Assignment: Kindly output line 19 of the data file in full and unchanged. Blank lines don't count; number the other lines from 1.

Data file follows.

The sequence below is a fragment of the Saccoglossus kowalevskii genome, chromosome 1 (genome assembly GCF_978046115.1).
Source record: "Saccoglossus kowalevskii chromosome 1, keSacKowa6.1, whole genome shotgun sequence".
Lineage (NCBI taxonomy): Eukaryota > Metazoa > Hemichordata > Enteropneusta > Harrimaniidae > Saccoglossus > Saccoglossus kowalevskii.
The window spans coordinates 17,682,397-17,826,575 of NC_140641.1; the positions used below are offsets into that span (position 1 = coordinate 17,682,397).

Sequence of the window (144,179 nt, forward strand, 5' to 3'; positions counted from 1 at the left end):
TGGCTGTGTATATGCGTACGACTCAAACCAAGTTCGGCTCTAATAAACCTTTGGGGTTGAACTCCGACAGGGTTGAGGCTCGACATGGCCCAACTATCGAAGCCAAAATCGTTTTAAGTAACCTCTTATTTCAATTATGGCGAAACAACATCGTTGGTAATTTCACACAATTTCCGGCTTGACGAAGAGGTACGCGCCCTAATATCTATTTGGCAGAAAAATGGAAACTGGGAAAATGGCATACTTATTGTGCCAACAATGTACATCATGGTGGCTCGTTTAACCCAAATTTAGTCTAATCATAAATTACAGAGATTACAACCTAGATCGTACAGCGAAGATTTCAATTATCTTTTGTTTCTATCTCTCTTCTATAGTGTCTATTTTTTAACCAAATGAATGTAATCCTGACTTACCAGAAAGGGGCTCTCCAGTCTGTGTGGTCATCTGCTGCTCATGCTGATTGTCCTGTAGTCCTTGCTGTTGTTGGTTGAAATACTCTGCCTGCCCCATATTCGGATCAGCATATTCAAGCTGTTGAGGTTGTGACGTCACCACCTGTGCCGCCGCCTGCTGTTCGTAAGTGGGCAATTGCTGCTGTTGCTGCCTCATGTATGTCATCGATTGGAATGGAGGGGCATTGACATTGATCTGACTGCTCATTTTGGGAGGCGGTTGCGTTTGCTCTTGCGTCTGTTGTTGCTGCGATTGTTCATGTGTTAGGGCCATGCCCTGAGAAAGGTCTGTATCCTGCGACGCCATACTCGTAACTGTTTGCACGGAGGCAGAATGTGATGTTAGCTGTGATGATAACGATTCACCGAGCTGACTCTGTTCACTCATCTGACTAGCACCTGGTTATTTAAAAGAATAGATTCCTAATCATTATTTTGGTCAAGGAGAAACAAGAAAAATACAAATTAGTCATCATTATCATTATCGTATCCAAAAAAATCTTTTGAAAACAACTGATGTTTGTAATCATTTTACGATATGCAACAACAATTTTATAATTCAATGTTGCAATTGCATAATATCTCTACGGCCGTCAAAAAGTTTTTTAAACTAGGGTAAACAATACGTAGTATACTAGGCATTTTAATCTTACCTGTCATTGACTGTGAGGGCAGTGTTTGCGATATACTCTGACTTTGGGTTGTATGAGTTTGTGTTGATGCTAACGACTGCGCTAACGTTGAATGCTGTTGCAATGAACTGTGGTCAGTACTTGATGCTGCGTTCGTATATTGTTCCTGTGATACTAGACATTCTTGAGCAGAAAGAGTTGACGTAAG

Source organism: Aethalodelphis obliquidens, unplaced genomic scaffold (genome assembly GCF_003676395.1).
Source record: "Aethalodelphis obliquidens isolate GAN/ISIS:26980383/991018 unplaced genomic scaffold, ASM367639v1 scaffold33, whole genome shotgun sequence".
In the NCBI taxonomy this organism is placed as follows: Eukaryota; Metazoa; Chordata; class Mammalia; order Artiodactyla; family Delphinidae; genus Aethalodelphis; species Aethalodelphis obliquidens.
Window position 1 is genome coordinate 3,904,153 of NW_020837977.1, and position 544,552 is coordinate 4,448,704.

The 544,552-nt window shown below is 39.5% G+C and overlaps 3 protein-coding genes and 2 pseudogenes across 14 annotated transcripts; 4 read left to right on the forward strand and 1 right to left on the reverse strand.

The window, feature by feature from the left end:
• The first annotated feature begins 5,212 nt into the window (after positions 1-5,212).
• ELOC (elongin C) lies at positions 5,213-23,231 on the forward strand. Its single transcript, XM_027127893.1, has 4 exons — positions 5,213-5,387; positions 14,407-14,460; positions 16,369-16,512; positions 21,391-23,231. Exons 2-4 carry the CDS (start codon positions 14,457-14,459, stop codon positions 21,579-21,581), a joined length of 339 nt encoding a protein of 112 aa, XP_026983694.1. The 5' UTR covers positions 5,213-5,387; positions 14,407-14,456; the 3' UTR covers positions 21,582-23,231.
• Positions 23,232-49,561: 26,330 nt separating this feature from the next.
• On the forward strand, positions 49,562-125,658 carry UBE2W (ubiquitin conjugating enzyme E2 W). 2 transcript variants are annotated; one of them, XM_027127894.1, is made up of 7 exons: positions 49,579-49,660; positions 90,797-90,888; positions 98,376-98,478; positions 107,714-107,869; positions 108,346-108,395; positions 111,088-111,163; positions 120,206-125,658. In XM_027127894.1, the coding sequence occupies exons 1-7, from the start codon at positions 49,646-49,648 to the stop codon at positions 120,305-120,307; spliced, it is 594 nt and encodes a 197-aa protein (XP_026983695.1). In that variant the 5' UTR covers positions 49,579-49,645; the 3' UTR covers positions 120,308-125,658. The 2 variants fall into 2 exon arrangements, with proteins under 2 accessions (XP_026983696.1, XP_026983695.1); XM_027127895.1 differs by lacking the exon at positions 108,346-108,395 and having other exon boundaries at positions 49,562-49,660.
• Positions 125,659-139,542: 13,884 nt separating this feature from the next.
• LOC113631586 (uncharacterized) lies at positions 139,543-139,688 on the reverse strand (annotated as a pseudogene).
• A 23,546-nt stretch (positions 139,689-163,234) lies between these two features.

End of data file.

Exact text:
• A 23,546-nt stretch (positions 139,689-163,234) lies between these two features.